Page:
Due to technological change and a shortage of skilled workers, we need more lateral entrants who think outside the box and react flexibly to changes.

Unfortunately, a lateral entrant still has a very difficult time. More difficult than he or she should have it. Even if these people are really passionate about work in the tech sector want, they often don't even get the chance for an interview because they don't have a degree in computer science, business informatics or natural sciences, for example. In addition, informal qualifications such as bootcamps or online courses are still not recognized by everyone.

I therefore wish that companies would not only hire according to degrees and formal qualifications, but rather also give people a chance who don't have a "perfect" resume, but who dare to take the plunge. Because these people are willing to take new paths and have the intrinsic motivation to teach themselves new skills. Especially in the age of digitization, we need more people who really live the principle of lifelong learning.

What do you think is important about an interdisciplinary exchange like the DLD and what special learnings did you take away from the conference?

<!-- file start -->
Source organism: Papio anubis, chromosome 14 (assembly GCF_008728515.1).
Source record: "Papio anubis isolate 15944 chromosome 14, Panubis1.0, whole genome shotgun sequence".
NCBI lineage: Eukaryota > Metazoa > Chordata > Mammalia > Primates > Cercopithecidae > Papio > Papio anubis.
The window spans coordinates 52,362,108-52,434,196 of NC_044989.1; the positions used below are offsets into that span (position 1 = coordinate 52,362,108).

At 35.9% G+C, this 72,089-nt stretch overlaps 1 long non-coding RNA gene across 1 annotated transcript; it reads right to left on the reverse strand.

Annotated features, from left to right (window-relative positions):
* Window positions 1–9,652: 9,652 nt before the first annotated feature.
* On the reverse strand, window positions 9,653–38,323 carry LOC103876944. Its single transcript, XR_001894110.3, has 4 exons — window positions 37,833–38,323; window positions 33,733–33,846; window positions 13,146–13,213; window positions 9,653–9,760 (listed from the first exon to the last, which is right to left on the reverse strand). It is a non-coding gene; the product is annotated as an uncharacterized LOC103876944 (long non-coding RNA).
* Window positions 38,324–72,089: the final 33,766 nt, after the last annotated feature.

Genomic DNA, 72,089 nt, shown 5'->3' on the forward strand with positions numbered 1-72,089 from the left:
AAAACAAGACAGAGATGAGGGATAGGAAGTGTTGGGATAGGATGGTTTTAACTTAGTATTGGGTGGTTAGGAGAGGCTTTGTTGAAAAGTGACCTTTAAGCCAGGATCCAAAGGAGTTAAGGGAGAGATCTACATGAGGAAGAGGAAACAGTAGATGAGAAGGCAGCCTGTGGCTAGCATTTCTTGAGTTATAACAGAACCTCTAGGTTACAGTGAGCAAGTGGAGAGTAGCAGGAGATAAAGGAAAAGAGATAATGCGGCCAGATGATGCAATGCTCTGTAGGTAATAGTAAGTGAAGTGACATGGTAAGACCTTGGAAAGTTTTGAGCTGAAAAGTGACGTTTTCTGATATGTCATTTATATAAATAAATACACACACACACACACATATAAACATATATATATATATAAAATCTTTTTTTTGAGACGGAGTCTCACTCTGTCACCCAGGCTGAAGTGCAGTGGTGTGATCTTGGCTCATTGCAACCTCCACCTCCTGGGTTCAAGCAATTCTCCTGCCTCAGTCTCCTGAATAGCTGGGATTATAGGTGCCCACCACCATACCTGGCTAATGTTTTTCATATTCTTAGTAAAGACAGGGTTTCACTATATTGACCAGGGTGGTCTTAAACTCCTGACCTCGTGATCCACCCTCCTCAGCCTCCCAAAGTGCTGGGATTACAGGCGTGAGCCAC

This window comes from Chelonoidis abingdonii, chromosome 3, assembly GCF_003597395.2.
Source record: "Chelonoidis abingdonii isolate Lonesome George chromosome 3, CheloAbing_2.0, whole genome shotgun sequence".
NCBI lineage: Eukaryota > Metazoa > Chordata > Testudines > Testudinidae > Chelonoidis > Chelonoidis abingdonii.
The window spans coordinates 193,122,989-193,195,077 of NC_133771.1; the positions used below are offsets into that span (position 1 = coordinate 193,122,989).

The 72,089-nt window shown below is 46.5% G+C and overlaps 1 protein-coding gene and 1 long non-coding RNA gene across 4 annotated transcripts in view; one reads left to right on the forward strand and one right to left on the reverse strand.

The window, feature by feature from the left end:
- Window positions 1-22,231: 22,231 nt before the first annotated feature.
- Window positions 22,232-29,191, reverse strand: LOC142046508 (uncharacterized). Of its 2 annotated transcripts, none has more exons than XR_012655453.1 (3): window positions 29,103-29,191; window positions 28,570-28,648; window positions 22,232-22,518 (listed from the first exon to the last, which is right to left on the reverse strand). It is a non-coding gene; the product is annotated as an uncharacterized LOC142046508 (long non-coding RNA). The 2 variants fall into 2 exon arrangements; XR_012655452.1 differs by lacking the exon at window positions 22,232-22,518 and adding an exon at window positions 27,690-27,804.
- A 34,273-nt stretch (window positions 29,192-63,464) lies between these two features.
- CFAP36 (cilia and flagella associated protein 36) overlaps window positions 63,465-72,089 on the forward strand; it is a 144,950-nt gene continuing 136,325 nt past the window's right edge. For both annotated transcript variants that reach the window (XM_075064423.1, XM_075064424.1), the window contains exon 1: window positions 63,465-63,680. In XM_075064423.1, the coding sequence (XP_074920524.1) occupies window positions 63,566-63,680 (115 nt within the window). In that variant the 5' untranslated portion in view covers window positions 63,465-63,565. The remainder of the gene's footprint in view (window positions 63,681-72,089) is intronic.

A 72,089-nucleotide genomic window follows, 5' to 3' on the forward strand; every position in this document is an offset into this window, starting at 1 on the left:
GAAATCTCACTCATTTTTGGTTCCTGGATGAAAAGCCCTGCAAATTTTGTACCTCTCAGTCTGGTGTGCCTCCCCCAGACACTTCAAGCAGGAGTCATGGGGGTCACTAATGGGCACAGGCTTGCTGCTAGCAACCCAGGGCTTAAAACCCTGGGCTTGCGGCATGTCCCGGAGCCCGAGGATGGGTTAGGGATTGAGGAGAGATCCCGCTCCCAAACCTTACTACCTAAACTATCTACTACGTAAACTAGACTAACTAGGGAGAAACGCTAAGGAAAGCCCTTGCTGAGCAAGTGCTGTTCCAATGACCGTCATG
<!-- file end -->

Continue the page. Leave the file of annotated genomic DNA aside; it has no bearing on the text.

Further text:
The most important learning for me was also to see how the topic is put on the agenda and ultimately implemented in the executive suites of companies. And also that technological change is always accompanied by emotions - fear of the unknown or anticipation of the new. And these emotions must be addressed by decision-makers in politics, business and society. Without the right culture, communication and collaboration, we will not achieve a successful digital transformation.

Why was it important for you and your mission to be at DLD2021?

We should democratize the understanding of data and AI because it is crucial for the future and the future belongs to all of us. And that's exactly why it was so important for me to be at DLD 2021, to bring this mission closer to more people.

Thank you Mina for sharing the interview and for taking the time!

(Pictures by Julia Steinigeweg)

Follow Mina Saidze on LinkedIn

Data Literacy Interview with Mina Saidze. Follow Mina on LinkedIn